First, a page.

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Abstract:Cyber-physical systems (CPS) can benefit by the use of learning enabled components (LECs) such as deep neural networks (DNNs) for perception and desicion making tasks. However, DNNs are typically non-transparent making reasoning about their predictions very difficult, and hence their application to safety-critical systems is very challenging. LECs could be integrated easier into CPS if their predictions could be complemented with a confidence measure that quantifies how much we trust their output. The paper presents an approach for computing confidence bounds based on Inductive Conformal Prediction (ICP). We train a Triplet Network architecture to learn representations of the input data that can be used to estimate the similarity between test examples and examples in the training data set. Then, these representations are used to estimate the confidence of a set predictor based on the DNN architecture used in the triplet based on ICP. The approach is evaluated using a robotic navigation benchmark and the results show that we can computed trusted confidence bounds efficiently in real-time.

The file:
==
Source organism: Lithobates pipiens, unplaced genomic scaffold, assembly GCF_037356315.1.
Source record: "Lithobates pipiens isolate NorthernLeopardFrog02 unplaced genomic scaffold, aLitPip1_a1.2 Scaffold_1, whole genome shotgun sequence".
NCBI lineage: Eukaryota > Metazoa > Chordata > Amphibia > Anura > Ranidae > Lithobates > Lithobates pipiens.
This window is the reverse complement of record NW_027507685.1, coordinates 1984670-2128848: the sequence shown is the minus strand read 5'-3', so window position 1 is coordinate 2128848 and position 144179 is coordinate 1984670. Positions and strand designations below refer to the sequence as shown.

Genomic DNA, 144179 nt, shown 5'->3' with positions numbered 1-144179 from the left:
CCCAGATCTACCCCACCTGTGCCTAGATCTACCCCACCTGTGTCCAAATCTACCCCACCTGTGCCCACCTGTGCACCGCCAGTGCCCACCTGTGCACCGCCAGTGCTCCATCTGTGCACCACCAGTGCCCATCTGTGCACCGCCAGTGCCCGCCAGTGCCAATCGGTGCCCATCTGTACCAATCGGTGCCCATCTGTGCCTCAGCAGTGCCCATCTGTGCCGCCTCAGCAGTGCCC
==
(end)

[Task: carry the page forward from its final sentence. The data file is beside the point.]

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Abstract:Machine learning components such as deep neural networks are used extensively in Cyber-physical Systems (CPS). However, they may introduce new types of hazards that can have disastrous consequences and need to be addressed for engineering trustworthy systems. Although deep neural networks offer advanced capabilities, they must be complemented by engineering methods and practices that allow effective integration in CPS. In this paper, we investigate how to use the conformal prediction framework for assurance monitoring of CPS with machine learning components. In order to handle high-dimensional inputs in real-time, we compute nonconformity scores using embedding representations of the learned models. By leveraging conformal prediction the approach provides well-calibrated confidence and can allow monitoring that ensures a bounded small error rate while limiting the number of inputs for which an accurate prediction cannot be made. Empirical evaluation results using the German Traffic Sign Recognition Benchmark and a robot navigation dataset demonstrate that the error rates are well-calibrated while the number of alarms is small. The method is computationally efficient, and therefore, the approach is promising for assurance monitoring of CPS.